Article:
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Schindler's List (Anglais) Broché – 1 décembre 1993

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Descriptions du produit

Revue de presse

"An extraordinary tale...no summary can adequately convey the strategems and reverses and sudden twists of fortune...A notable achievement." (New York Review of Books)

"An astounding story...in this case the truth is far more powerful than anything the imagination could invent." (Newsweek)

"A truly heroic story of the war and, like the tree planted in Oskar Schindler's honor in Jerusalem, a fitting memorial to the fight of one individual against the horror of Nazism." (Simon Wiesenthal)

Présentation de l'éditeur

The acclaimed bestselling classic of Holocaust literature, winner of the Booker Prize and the Los Angeles Times Book Award for Fiction, and the inspiration for the classic film—“a masterful account of the growth of the human soul” (Los Angeles Times Book Review).

A stunning novel based on the true story of how German war profiteer and factory director Oskar Schindler came to save more Jews from the gas chambers than any other single person during World War II. In this milestone of Holocaust literature, Thomas Keneally, author of Daughter of Mars, uses the actual testimony of the Schindlerjuden—Schindler’s Jews—to brilliantly portray the courage and cunning of a good man in the midst of unspeakable evil.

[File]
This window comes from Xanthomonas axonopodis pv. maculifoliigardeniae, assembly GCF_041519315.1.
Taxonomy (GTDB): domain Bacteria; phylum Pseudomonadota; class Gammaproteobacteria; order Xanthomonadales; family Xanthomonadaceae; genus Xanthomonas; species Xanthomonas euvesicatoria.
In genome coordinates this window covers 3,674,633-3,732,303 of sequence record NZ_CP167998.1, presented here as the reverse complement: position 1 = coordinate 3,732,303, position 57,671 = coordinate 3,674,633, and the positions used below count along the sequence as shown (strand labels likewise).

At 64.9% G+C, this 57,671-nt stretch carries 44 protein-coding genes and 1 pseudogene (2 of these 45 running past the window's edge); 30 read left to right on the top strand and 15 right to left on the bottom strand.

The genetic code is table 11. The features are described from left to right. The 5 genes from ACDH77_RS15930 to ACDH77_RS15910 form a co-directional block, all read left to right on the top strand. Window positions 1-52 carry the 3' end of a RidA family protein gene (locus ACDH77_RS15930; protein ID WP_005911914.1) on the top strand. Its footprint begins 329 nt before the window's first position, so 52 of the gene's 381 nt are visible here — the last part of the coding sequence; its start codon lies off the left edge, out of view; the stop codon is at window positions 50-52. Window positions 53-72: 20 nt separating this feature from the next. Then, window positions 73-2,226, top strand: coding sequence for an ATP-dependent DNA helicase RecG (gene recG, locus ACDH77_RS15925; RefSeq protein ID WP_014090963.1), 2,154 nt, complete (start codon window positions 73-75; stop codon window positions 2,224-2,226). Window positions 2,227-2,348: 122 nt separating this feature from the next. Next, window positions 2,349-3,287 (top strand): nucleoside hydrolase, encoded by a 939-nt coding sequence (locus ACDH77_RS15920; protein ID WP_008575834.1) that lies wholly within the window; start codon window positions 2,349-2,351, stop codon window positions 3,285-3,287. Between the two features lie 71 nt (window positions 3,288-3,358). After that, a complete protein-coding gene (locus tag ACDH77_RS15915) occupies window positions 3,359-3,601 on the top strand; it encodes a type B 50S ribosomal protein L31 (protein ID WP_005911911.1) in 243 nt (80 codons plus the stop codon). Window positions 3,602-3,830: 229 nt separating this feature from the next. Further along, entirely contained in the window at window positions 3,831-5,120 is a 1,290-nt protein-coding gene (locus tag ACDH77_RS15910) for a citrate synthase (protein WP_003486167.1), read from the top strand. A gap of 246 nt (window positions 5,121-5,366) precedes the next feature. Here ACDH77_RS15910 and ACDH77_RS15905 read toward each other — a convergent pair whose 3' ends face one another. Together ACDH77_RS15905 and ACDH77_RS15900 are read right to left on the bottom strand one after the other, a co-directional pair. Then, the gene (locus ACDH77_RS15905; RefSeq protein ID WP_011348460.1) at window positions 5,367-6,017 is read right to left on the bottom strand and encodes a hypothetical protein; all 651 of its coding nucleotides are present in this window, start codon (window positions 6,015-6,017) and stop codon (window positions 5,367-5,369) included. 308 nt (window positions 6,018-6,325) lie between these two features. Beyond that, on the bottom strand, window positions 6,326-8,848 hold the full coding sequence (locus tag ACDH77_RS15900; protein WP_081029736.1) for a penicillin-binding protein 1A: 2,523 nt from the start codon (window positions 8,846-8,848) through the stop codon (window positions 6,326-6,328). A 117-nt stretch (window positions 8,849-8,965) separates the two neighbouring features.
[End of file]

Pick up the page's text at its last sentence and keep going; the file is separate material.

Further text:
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Dans ce livre

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Première phrase
GENERAL SIGMUND LIST'S armored divisions, driving north from the Sudetenland, had taken the sweet south Polish jewel of Cracow from both flanks on September 6, 1939. Lire la première page
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Couverture | Copyright | Extrait | Quatrième de couverture
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79 internautes sur 80 ont trouvé ce commentaire utile 
"He who saves a single life saves the whole world." 21 décembre 2005
Par Mary Whipple - Publié sur Amazon.com
Format: Broché
Thomas Keneally's Booker Prize-winning, fictionalized biography of Oskar Schindler memorializes a member of the Nazi party who endangered his own life for four years, working privately to save Jews from the death camps. A playboy who loved fine wines and foods, he was also a smooth-talking manipulator (and briber) of Nazi officials, as well as a clever entrepreneur, already on his way to stunning financial success by the early days of World War II. Nowhere in Schindler's background are there any hints that he would one day become the savior of eleven hundred Jewish men and women.